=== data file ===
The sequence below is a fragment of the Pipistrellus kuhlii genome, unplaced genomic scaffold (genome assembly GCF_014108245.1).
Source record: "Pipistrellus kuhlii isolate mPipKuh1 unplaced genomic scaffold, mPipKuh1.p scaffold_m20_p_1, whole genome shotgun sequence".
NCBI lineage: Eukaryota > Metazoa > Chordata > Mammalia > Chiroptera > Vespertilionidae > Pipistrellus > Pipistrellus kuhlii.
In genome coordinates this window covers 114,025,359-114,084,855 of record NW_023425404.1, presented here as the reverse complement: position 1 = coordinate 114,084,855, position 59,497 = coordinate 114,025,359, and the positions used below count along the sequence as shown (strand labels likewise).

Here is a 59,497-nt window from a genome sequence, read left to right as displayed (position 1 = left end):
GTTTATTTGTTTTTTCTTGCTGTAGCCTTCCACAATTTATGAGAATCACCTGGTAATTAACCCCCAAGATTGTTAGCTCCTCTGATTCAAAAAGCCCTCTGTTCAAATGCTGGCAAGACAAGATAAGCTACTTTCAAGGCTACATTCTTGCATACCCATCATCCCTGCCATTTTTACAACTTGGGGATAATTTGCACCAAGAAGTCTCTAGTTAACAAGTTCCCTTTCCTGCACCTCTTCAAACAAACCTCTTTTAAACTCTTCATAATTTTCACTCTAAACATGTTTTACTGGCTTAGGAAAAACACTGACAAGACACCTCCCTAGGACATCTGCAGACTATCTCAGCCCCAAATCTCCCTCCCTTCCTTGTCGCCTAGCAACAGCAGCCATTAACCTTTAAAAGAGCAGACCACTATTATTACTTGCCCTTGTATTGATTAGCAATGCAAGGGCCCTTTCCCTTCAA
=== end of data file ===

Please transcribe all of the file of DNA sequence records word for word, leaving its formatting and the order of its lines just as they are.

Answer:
The sequence below is a fragment of the Pipistrellus kuhlii genome, unplaced genomic scaffold (genome assembly GCF_014108245.1).
Source record: "Pipistrellus kuhlii isolate mPipKuh1 unplaced genomic scaffold, mPipKuh1.p scaffold_m20_p_1, whole genome shotgun sequence".
NCBI lineage: Eukaryota > Metazoa > Chordata > Mammalia > Chiroptera > Vespertilionidae > Pipistrellus > Pipistrellus kuhlii.
In genome coordinates this window covers 114,025,359-114,084,855 of record NW_023425404.1, presented here as the reverse complement: position 1 = coordinate 114,084,855, position 59,497 = coordinate 114,025,359, and the positions used below count along the sequence as shown (strand labels likewise).

Here is a 59,497-nt window from a genome sequence, read left to right as displayed (position 1 = left end):
GTTTATTTGTTTTTTCTTGCTGTAGCCTTCCACAATTTATGAGAATCACCTGGTAATTAACCCCCAAGATTGTTAGCTCCTCTGATTCAAAAAGCCCTCTGTTCAAATGCTGGCAAGACAAGATAAGCTACTTTCAAGGCTACATTCTTGCATACCCATCATCCCTGCCATTTTTACAACTTGGGGATAATTTGCACCAAGAAGTCTCTAGTTAACAAGTTCCCTTTCCTGCACCTCTTCAAACAAACCTCTTTTAAACTCTTCATAATTTTCACTCTAAACATGTTTTACTGGCTTAGGAAAAACACTGACAAGACACCTCCCTAGGACATCTGCAGACTATCTCAGCCCCAAATCTCCCTCCCTTCCTTGTCGCCTAGCAACAGCAGCCATTAACCTTTAAAAGAGCAGACCACTATTATTACTTGCCCTTGTATTGATTAGCAATGCAAGGGCCCTTTCCCTTCAA